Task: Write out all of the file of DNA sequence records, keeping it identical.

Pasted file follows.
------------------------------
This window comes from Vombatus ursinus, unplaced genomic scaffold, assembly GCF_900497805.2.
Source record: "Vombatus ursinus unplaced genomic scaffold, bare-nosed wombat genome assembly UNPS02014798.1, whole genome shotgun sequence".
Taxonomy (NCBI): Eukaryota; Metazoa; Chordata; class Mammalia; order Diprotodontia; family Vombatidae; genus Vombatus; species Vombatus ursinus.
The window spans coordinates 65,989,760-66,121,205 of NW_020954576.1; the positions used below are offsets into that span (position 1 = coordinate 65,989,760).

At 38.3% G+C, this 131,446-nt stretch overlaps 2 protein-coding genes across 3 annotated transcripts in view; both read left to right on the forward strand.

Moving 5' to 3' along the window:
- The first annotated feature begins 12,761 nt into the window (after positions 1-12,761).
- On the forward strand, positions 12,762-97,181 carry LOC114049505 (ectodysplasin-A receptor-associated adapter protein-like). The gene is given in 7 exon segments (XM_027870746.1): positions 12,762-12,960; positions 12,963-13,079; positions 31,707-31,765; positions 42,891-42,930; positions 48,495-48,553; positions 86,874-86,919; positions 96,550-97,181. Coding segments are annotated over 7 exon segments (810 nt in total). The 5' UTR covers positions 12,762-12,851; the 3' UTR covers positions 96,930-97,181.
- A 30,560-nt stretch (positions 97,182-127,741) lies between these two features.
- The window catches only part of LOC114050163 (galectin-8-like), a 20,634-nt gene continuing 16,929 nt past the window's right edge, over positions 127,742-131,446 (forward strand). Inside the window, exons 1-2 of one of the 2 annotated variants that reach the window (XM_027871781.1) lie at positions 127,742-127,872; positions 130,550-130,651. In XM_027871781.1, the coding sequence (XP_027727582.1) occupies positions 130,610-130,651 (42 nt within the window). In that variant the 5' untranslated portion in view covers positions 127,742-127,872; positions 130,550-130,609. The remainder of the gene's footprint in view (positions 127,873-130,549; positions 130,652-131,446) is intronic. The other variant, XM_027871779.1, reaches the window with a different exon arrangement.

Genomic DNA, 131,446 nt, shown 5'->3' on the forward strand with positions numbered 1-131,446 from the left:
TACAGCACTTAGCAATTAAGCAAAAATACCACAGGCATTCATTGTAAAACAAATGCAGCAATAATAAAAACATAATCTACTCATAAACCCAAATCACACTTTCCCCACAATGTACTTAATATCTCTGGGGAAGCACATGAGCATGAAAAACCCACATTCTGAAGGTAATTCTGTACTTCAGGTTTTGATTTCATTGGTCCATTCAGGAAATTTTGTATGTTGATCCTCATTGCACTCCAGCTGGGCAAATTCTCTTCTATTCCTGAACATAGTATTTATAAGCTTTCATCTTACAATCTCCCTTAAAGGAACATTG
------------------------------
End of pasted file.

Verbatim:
This window comes from Vombatus ursinus, unplaced genomic scaffold, assembly GCF_900497805.2.
Source record: "Vombatus ursinus unplaced genomic scaffold, bare-nosed wombat genome assembly UNPS02014798.1, whole genome shotgun sequence".
Taxonomy (NCBI): Eukaryota; Metazoa; Chordata; class Mammalia; order Diprotodontia; family Vombatidae; genus Vombatus; species Vombatus ursinus.
The window spans coordinates 65,989,760-66,121,205 of NW_020954576.1; the positions used below are offsets into that span (position 1 = coordinate 65,989,760).

At 38.3% G+C, this 131,446-nt stretch overlaps 2 protein-coding genes across 3 annotated transcripts in view; both read left to right on the forward strand.

Moving 5' to 3' along the window:
- The first annotated feature begins 12,761 nt into the window (after positions 1-12,761).
- On the forward strand, positions 12,762-97,181 carry LOC114049505 (ectodysplasin-A receptor-associated adapter protein-like). The gene is given in 7 exon segments (XM_027870746.1): positions 12,762-12,960; positions 12,963-13,079; positions 31,707-31,765; positions 42,891-42,930; positions 48,495-48,553; positions 86,874-86,919; positions 96,550-97,181. Coding segments are annotated over 7 exon segments (810 nt in total). The 5' UTR covers positions 12,762-12,851; the 3' UTR covers positions 96,930-97,181.
- A 30,560-nt stretch (positions 97,182-127,741) lies between these two features.
- The window catches only part of LOC114050163 (galectin-8-like), a 20,634-nt gene continuing 16,929 nt past the window's right edge, over positions 127,742-131,446 (forward strand). Inside the window, exons 1-2 of one of the 2 annotated variants that reach the window (XM_027871781.1) lie at positions 127,742-127,872; positions 130,550-130,651. In XM_027871781.1, the coding sequence (XP_027727582.1) occupies positions 130,610-130,651 (42 nt within the window). In that variant the 5' untranslated portion in view covers positions 127,742-127,872; positions 130,550-130,609. The remainder of the gene's footprint in view (positions 127,873-130,549; positions 130,652-131,446) is intronic. The other variant, XM_027871779.1, reaches the window with a different exon arrangement.

Genomic DNA, 131,446 nt, shown 5'->3' on the forward strand with positions numbered 1-131,446 from the left:
TACAGCACTTAGCAATTAAGCAAAAATACCACAGGCATTCATTGTAAAACAAATGCAGCAATAATAAAAACATAATCTACTCATAAACCCAAATCACACTTTCCCCACAATGTACTTAATATCTCTGGGGAAGCACATGAGCATGAAAAACCCACATTCTGAAGGTAATTCTGTACTTCAGGTTTTGATTTCATTGGTCCATTCAGGAAATTTTGTATGTTGATCCTCATTGCACTCCAGCTGGGCAAATTCTCTTCTATTCCTGAACATAGTATTTATAAGCTTTCATCTTACAATCTCCCTTAAAGGAACATTG